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'Uncle Dick' Redux: Out of Office, Will Cheney Be GOP's Truman?


“It’s incredible.  The Republicans seem to have found a leader in Cheney, but he cannot lead them.”

That memorable line about Dick Cheney came to me at lunch yesterday with a European diplomat.  Like a lot of folks in Washington, we were discussing the former vice president’s week-old mano a mano clash with President Obama over enhanced interrogation techniques the week before.  Pundits — some of them grudgingly — said that Cheney came in ahead of Obama with his spirited defense of the Bush Administration’s handling of captured terrorists. 

Most significantly, the vice president who left office in January one of the most reviled figures of the Bush Administration is seeing his approval ratings rise.  According to a just-completed CNN poll, 37% of voters nationwide view Cheney positively (up eight percentage points from the same survey taken before his televised address to the American Enterprise Institute.

At 69 and after a history of heart disorder, Cheney is not going to run for office again.  My friend from Europe was correct:  he cannot lead the Republican Party.  But he is viewed as a leader by many and will be surely in demand as a speaker in the 2010 election cycle.

In many ways, the most accurate analogy to Cheney today is Harry Truman in 1953.  After many months of lying low and keeping quiet, the Missourian who left office a much-reviled and belittled President could not take it anymore.  After he was accused by officials in the Eisenhower Administration of being lax in letting security risks in key Administration slots, Truman went on national television to defend his record and hit back.  (Then-Attorney General Herbert Brownell even demanded and received equal time to respond to Truman).

There was no stopping him after that.  Democrats who shied away from Truman now asked him to hit the campaign trail.  He became a player in Democratic National Committee affairs, and was a fixture in campaigns throughout the 1950’s and early ‘60’s, with Democrats he helped ranging from Missouri Sen. Stuart Symington to playwright and 1960 New York U.S. House hopeful Gore Vidal.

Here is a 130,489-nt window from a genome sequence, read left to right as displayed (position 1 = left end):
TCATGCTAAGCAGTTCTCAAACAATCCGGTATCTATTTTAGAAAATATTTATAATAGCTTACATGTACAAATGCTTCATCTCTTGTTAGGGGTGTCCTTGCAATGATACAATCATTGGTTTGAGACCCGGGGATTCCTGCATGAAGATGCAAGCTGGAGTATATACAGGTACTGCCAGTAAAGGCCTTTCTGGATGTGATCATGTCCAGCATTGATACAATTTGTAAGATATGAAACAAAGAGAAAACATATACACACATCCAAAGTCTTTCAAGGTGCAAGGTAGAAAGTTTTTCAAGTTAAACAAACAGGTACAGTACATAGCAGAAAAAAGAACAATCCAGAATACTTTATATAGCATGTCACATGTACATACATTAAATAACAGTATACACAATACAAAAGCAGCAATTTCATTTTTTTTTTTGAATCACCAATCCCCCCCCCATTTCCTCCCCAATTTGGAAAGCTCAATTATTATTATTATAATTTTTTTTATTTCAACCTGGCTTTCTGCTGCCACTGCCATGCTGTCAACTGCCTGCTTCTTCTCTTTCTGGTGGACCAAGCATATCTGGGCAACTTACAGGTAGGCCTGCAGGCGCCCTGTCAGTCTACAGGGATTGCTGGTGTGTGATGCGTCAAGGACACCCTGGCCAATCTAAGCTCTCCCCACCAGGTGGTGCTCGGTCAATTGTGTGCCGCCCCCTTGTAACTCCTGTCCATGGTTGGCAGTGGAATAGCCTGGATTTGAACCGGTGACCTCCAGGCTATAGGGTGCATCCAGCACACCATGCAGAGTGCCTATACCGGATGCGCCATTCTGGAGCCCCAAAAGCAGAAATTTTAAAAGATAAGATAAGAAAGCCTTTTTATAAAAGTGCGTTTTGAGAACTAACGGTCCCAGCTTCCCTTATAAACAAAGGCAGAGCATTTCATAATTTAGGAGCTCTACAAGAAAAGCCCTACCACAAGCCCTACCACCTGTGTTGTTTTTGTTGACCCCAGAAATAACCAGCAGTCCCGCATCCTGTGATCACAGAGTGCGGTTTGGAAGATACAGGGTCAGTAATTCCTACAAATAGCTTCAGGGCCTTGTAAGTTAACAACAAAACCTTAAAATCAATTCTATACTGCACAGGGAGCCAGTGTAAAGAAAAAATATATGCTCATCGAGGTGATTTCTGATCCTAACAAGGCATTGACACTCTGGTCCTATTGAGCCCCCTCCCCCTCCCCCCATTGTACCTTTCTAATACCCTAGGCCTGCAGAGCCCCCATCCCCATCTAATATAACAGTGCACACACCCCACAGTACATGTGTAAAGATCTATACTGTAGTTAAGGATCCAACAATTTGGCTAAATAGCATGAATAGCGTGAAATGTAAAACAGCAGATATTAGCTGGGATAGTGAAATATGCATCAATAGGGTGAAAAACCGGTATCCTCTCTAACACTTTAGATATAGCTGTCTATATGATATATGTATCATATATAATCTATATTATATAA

“I would be proud to appear with the vice president anywhere, anytime,” National Republican Senatorial Committee Chairman John Cornyn (Tex.) told a press breakfast hosted by the Christian Science Monitor on the same day as Cheney’s speech.  Although Politico found such embattled Republican senators as Lisa Murkowski of Alaska and Richard Burr of North Carolina ducking the question of whether they wanted Cheney on the stump with them, the publication also found other Republican colleagues who would welcome the man from Wyoming:  Tom Coburn of Oklahoma, Johnny Isakson of Georgia, and John Thune of South Dakota.  Asked by Politico if he would want Cheney campaigning with him next year, freshman lawmaker Thune “let out a laugh and said ‘In South Dakota, yeah,’” the publication reported.

Perhaps the most intriguing reporting of an enthusiast for a stump appearance with Cheney is Marco Rubio, the conservative stalwart and former speaker of the state House who is locked in what is sure to be a rock ‘em-sock-em primary with moderate Gov. Charlie Crist for the Republican Senate nomination in Florida.  Rubio told Politico he would be happy to have Cheney campaign with him; Crist did not respond to requests from the publication for comment about Cheney’s role, or lack thereof, in his campaign.

Will Cheney intervene in a contested primary and stump for Rubio over Crist? I don’t know the answer to that one yet.  But I recall how in 1993-94, when there was talk of the defense secretary in the first Bush Administration running for President himself, Cheney was a hot property on the campaign trail and raised eyebrows for stumping in contested primaries.  He backed former State GOP Chairman Van Hipp for Congress in South Carolina (Hipp lost the nomination to present South Carolina  Gov. Mark Sanford), and more moderate candidates such as Virginia lieutenant governor hopeful Bobbie Kilgore and New York gubernatorial candidate Dick Rosenbaum (both of whom lost to more conservative nomination opponents).

Rather than rehash the wisdom of Cheney’s pre-primary involvement, I re-submit it to show that the man who was vice president is indeed someone who doesn’t shy away from intra-party fights — and will surely be out on the campaign trail next year.